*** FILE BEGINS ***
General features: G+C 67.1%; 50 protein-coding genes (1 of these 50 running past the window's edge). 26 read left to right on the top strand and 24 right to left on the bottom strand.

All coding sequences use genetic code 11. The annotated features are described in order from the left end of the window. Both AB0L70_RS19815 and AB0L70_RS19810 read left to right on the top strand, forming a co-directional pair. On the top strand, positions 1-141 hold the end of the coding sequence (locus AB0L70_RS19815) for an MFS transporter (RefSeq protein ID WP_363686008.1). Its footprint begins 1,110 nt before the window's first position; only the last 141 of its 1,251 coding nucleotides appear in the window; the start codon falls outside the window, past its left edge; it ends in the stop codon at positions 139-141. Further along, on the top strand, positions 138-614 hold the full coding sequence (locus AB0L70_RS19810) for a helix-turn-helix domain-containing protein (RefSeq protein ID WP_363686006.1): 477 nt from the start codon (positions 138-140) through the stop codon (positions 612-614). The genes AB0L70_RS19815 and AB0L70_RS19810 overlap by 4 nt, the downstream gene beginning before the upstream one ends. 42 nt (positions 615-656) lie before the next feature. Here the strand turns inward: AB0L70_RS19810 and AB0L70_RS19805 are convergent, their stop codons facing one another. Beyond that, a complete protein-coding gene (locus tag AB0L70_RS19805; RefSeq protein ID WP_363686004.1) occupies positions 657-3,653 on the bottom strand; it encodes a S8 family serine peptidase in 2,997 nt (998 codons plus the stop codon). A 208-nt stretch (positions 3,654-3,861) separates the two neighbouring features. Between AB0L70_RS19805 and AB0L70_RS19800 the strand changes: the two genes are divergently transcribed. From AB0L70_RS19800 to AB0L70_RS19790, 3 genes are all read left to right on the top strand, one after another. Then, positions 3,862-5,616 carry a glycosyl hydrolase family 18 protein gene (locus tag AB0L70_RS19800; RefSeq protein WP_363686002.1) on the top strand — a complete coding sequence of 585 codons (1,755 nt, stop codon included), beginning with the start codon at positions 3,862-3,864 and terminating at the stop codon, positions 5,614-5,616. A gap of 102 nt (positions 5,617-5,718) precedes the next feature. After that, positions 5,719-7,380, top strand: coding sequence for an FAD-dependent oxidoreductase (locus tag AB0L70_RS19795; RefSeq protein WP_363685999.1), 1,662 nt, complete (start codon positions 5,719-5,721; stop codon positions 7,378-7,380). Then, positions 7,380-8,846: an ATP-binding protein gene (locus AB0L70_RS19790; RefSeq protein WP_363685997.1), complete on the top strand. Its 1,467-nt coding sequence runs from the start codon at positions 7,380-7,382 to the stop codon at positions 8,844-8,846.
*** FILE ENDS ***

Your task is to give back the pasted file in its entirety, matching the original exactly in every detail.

General features: G+C 67.1%; 50 protein-coding genes (1 of these 50 running past the window's edge). 26 read left to right on the top strand and 24 right to left on the bottom strand.

All coding sequences use genetic code 11. The annotated features are described in order from the left end of the window. Both AB0L70_RS19815 and AB0L70_RS19810 read left to right on the top strand, forming a co-directional pair. On the top strand, positions 1-141 hold the end of the coding sequence (locus AB0L70_RS19815) for an MFS transporter (RefSeq protein ID WP_363686008.1). Its footprint begins 1,110 nt before the window's first position; only the last 141 of its 1,251 coding nucleotides appear in the window; the start codon falls outside the window, past its left edge; it ends in the stop codon at positions 139-141. Further along, on the top strand, positions 138-614 hold the full coding sequence (locus AB0L70_RS19810) for a helix-turn-helix domain-containing protein (RefSeq protein ID WP_363686006.1): 477 nt from the start codon (positions 138-140) through the stop codon (positions 612-614). The genes AB0L70_RS19815 and AB0L70_RS19810 overlap by 4 nt, the downstream gene beginning before the upstream one ends. 42 nt (positions 615-656) lie before the next feature. Here the strand turns inward: AB0L70_RS19810 and AB0L70_RS19805 are convergent, their stop codons facing one another. Beyond that, a complete protein-coding gene (locus tag AB0L70_RS19805; RefSeq protein ID WP_363686004.1) occupies positions 657-3,653 on the bottom strand; it encodes a S8 family serine peptidase in 2,997 nt (998 codons plus the stop codon). A 208-nt stretch (positions 3,654-3,861) separates the two neighbouring features. Between AB0L70_RS19805 and AB0L70_RS19800 the strand changes: the two genes are divergently transcribed. From AB0L70_RS19800 to AB0L70_RS19790, 3 genes are all read left to right on the top strand, one after another. Then, positions 3,862-5,616 carry a glycosyl hydrolase family 18 protein gene (locus tag AB0L70_RS19800; RefSeq protein WP_363686002.1) on the top strand — a complete coding sequence of 585 codons (1,755 nt, stop codon included), beginning with the start codon at positions 3,862-3,864 and terminating at the stop codon, positions 5,614-5,616. A gap of 102 nt (positions 5,617-5,718) precedes the next feature. After that, positions 5,719-7,380, top strand: coding sequence for an FAD-dependent oxidoreductase (locus tag AB0L70_RS19795; RefSeq protein WP_363685999.1), 1,662 nt, complete (start codon positions 5,719-5,721; stop codon positions 7,378-7,380). Then, positions 7,380-8,846: an ATP-binding protein gene (locus AB0L70_RS19790; RefSeq protein WP_363685997.1), complete on the top strand. Its 1,467-nt coding sequence runs from the start codon at positions 7,380-7,382 to the stop codon at positions 8,844-8,846.